Film

What Real Once Was: De Sica Washed Away Movie Slickness — and Still Brings Art Film to the World

by

The first of the “New Waves,” Italian Neorealism was the starting gun of postwar film culture, and Vittorio De Sica, retro’d wall to wall at Film Forum, was its point runner. You really had to be there: Watching Bicycle Thieves (1948) when it was fresh and you were used to Betty Grable and Bob Hope — or used to the kind of “white telephone” movies De Sica made as an actor in Italy up to then — was a strike to the throat. “Neorealism” earned its name in its day by way of context: These films were like detergent cutting through the slick grease of Hollywood. But realism is relative, of course, and yesterday’s radical roughness is today’s humanist polish. Seven decades hence, the Italians can feel less than the “real” masterpieces they were once heralded as, and more like paving stones for the non-industrial experiments to come.

Bicycle Thieves wasn’t even that “neo-real,” being a studio film that used back projection and employed a number of supporting-role pros. But it remains one of art film’s most powerful gateway drugs, still haunting in its painful simplicity, laced with the unforgettable behavioral moments that may be De Sica’s greatest claim to posterity. Acting since his teens, and a suave theater idol in the Twenties before launching into films as Italy’s equivalent to Cary Grant or William Powell, De Sica had a miraculous ear and eye for nonprofessional actors, particularly children. The first two decades of his filmmaking career are filthy with watchful, nervy, lippy brats, but the sea change came with The Children Are Watching Us (1944). Something of an overlooked masterpiece — it didn’t correspond to the poverty-centric topography of neorealism — the film chronicles one middle-class boy’s travails as his swooningly wayward mom (the delish Isa Pola) follows her heart, abandons her family, and destroys everyone’s life.

Six years old at the time, the headlight-eyed Luciano De Ambrosis has the unaffected rawness of a bruise forming. De Sica shapes the movie around him as a low-to-the-floor centrifuge of silent bitterness, unanswered questions, and gossipy catastrophe. No one acknowledges what’s really going on — the boy’s internal ruination — because everyone has their own agenda, and the upshot might be the first great film made about parental damage.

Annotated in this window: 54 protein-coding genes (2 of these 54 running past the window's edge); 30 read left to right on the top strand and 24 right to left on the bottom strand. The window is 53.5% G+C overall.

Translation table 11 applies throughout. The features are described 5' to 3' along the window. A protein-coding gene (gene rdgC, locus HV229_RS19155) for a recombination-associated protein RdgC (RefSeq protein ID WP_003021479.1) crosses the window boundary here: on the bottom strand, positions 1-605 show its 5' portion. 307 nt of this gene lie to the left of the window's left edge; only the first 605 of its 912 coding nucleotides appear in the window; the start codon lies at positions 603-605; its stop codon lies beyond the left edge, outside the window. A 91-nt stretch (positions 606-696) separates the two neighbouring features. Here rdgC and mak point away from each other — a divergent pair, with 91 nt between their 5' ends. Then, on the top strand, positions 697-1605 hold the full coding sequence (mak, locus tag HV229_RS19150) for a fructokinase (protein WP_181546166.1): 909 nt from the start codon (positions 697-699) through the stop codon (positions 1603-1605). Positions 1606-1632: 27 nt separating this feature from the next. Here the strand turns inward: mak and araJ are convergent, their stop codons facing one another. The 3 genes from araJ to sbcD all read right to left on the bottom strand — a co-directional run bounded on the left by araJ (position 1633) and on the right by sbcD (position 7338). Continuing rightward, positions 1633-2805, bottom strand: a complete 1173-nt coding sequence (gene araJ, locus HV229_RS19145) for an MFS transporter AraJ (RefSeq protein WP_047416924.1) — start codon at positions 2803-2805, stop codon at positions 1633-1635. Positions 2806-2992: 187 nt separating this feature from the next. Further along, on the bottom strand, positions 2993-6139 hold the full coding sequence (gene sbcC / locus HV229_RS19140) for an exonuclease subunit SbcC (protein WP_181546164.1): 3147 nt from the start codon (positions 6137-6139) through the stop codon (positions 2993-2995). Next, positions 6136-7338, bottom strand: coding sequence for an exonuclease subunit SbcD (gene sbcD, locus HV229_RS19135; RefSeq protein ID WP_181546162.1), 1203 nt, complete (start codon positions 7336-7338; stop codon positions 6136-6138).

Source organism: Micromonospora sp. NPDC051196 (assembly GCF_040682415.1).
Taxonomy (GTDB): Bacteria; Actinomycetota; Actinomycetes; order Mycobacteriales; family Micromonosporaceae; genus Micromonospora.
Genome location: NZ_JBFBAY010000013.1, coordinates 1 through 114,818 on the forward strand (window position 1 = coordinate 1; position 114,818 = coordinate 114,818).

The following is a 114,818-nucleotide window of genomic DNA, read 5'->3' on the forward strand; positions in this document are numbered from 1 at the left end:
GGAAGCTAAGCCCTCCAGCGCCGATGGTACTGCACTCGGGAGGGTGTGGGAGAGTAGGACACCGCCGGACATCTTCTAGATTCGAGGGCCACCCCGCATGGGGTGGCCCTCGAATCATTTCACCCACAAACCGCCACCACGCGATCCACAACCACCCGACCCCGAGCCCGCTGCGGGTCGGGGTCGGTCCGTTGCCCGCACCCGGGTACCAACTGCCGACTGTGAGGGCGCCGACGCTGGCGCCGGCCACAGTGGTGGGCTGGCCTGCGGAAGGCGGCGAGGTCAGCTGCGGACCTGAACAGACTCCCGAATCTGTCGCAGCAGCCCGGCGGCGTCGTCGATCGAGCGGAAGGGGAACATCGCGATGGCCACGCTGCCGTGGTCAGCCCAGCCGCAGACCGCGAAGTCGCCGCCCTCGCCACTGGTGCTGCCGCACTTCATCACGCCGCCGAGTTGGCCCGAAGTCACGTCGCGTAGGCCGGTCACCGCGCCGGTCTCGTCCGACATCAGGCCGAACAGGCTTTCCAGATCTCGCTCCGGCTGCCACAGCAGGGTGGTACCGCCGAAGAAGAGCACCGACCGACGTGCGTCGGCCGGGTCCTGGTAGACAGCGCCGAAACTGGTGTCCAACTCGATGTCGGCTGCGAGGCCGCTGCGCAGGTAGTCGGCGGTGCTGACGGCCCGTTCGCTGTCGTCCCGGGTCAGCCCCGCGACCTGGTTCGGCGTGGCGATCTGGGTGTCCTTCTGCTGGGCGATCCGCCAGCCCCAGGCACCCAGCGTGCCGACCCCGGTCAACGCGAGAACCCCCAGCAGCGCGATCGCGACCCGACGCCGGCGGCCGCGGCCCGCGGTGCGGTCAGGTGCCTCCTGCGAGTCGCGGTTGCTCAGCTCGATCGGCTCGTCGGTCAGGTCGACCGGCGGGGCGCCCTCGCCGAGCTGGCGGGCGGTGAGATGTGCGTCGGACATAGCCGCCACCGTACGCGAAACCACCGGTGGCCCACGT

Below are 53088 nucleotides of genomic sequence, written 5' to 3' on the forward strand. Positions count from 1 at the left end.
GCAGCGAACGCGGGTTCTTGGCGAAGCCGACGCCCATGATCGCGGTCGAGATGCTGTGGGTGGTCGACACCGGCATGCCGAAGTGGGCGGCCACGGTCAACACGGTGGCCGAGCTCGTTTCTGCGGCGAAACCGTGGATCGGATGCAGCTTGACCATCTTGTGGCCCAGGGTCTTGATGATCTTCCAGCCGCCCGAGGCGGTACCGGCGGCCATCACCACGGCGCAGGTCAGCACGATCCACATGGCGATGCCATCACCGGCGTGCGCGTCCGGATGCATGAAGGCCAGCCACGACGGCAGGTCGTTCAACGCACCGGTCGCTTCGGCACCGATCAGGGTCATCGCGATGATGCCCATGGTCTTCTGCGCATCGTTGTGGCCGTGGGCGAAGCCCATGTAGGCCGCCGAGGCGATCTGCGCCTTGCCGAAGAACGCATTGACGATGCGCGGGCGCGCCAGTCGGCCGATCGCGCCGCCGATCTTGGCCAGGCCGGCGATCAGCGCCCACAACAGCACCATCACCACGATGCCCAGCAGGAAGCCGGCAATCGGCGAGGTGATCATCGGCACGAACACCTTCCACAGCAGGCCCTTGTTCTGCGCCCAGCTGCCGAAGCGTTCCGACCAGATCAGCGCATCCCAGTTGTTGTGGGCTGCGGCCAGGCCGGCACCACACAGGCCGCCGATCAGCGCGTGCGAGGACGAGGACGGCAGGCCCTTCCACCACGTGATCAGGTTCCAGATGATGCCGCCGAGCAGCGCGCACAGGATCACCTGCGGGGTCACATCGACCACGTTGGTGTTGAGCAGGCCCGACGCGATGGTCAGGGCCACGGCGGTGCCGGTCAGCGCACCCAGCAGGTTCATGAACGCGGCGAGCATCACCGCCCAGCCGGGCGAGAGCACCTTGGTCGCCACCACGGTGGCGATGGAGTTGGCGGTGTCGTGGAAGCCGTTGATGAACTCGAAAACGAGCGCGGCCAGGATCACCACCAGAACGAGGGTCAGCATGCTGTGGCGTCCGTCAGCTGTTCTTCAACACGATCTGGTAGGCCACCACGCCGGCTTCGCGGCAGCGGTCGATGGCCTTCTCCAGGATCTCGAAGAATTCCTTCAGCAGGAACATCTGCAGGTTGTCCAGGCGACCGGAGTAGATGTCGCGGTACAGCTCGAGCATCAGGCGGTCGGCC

De Sica had a miraculous eye for nonprofessional actors, particularly children.

It was written by Cesare Zavattini, who wrote or co-wrote all but a few of De Sica’s films, and merits no small share of credit for their pensiveness and eloquence. (He wrote more than 85 other movies, too, in a half-century-long career.) Shoeshine (1946) brought both men to the hardscrabble verities of postwar poverty, a landscape on which De Sica, despite his regal bearing and showbiz bona fides, focused relentlessly for years. His was not the vacationer’s idea of Italy; after Shoeshine, De Sica stayed close to the bombed-out cities’ garbage heaps, starving hordes, and collapsing structures. A rare children’s prison film, Shoeshine is glossed up with a preening score and careful compositions, but the thrust of it — street orphans abused, herded, scrap-fed, manipulated, and punished like stray dogs — is appalling, especially in today’s utopia of pre-K “purposeful play” and child tracking devices. Naturally, the kids, particularly twelve-year-old Rinaldo Smordoni, are artlessly affecting, even if Bicycle Thieves trumped it all for both gritty spontaneity and narrative suction, manifesting a modern morality micro-tale in the clotted streets of Rome and again zeroing in on the chilly collapse of the kid-parent love story.